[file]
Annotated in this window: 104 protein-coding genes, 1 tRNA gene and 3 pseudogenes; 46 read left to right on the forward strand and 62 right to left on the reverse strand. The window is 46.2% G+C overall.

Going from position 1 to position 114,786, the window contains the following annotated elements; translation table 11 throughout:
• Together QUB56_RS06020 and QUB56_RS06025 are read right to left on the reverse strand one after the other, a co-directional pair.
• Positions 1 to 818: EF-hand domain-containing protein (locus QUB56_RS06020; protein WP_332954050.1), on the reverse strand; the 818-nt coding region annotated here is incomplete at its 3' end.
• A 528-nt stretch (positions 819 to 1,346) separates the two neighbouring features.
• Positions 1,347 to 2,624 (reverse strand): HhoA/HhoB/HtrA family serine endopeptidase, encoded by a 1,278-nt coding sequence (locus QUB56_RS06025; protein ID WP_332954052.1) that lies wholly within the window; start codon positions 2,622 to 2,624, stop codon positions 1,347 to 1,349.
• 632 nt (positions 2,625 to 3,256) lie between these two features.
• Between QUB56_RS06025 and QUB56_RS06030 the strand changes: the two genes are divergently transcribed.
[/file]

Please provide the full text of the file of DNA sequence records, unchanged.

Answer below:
Annotated in this window: 104 protein-coding genes, 1 tRNA gene and 3 pseudogenes; 46 read left to right on the forward strand and 62 right to left on the reverse strand. The window is 46.2% G+C overall.

Going from position 1 to position 114,786, the window contains the following annotated elements; translation table 11 throughout:
• Together QUB56_RS06020 and QUB56_RS06025 are read right to left on the reverse strand one after the other, a co-directional pair.
• Positions 1 to 818: EF-hand domain-containing protein (locus QUB56_RS06020; protein WP_332954050.1), on the reverse strand; the 818-nt coding region annotated here is incomplete at its 3' end.
• A 528-nt stretch (positions 819 to 1,346) separates the two neighbouring features.
• Positions 1,347 to 2,624 (reverse strand): HhoA/HhoB/HtrA family serine endopeptidase, encoded by a 1,278-nt coding sequence (locus QUB56_RS06025; protein ID WP_332954052.1) that lies wholly within the window; start codon positions 2,622 to 2,624, stop codon positions 1,347 to 1,349.
• 632 nt (positions 2,625 to 3,256) lie between these two features.
• Between QUB56_RS06025 and QUB56_RS06030 the strand changes: the two genes are divergently transcribed.